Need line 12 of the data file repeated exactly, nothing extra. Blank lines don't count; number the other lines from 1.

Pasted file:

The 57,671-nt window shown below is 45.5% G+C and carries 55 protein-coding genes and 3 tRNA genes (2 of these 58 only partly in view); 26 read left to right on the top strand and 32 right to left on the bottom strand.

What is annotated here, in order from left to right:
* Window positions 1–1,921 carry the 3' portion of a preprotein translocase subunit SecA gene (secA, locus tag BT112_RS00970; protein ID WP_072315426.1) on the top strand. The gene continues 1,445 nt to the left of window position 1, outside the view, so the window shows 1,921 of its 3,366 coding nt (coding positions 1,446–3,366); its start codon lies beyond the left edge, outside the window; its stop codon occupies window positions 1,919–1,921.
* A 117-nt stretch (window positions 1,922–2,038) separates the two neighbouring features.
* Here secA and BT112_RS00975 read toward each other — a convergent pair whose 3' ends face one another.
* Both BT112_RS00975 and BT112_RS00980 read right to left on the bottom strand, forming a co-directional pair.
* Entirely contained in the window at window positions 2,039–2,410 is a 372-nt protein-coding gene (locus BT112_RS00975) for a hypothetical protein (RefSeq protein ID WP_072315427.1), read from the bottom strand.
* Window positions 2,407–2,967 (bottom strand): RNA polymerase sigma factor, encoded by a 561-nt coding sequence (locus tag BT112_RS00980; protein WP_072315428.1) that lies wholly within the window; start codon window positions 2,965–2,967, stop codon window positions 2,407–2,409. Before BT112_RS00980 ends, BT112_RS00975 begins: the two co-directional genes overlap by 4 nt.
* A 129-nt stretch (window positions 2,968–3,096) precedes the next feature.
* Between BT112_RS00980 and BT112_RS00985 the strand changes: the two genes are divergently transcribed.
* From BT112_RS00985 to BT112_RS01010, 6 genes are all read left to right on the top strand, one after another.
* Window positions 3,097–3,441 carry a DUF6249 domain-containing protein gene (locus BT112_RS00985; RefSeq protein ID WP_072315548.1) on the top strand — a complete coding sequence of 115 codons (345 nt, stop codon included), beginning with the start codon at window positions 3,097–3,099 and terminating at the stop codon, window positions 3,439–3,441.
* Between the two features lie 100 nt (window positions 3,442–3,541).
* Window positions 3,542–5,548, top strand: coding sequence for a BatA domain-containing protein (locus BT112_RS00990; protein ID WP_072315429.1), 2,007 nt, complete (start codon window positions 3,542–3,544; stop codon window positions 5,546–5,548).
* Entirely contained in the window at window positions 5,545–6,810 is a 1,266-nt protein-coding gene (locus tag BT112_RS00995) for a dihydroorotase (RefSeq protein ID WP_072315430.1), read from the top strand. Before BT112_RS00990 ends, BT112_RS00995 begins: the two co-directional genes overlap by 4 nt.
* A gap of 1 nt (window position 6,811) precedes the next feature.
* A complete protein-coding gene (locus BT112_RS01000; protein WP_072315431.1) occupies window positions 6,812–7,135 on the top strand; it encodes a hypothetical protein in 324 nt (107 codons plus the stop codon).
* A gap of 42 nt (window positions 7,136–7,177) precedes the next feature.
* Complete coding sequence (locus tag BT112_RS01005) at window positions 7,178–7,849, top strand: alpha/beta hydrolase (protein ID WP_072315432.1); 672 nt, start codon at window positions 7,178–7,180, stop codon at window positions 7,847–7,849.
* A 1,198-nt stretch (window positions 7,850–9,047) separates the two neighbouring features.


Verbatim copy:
* Window positions 3,097–3,441 carry a DUF6249 domain-containing protein gene (locus BT112_RS00985; RefSeq protein ID WP_072315548.1) on the top strand — a complete coding sequence of 115 codons (345 nt, stop codon included), beginning with the start codon at window positions 3,097–3,099 and terminating at the stop codon, window positions 3,439–3,441.